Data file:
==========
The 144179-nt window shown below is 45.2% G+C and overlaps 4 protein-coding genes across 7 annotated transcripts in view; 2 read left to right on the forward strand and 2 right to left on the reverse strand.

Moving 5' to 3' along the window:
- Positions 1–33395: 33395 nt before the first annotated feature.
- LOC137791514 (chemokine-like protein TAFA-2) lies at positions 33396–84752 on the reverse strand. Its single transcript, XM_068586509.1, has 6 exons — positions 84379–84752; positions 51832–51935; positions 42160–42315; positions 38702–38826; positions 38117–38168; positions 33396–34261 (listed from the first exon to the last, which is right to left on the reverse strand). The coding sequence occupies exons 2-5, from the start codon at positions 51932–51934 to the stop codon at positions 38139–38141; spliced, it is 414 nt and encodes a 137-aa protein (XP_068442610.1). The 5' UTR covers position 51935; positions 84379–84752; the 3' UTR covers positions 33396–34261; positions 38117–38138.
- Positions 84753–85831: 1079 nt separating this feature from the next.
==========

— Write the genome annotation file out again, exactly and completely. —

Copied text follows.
The 144179-nt window shown below is 45.2% G+C and overlaps 4 protein-coding genes across 7 annotated transcripts in view; 2 read left to right on the forward strand and 2 right to left on the reverse strand.

Moving 5' to 3' along the window:
- Positions 1–33395: 33395 nt before the first annotated feature.
- LOC137791514 (chemokine-like protein TAFA-2) lies at positions 33396–84752 on the reverse strand. Its single transcript, XM_068586509.1, has 6 exons — positions 84379–84752; positions 51832–51935; positions 42160–42315; positions 38702–38826; positions 38117–38168; positions 33396–34261 (listed from the first exon to the last, which is right to left on the reverse strand). The coding sequence occupies exons 2-5, from the start codon at positions 51932–51934 to the stop codon at positions 38139–38141; spliced, it is 414 nt and encodes a 137-aa protein (XP_068442610.1). The 5' UTR covers position 51935; positions 84379–84752; the 3' UTR covers positions 33396–34261; positions 38117–38138.
- Positions 84753–85831: 1079 nt separating this feature from the next.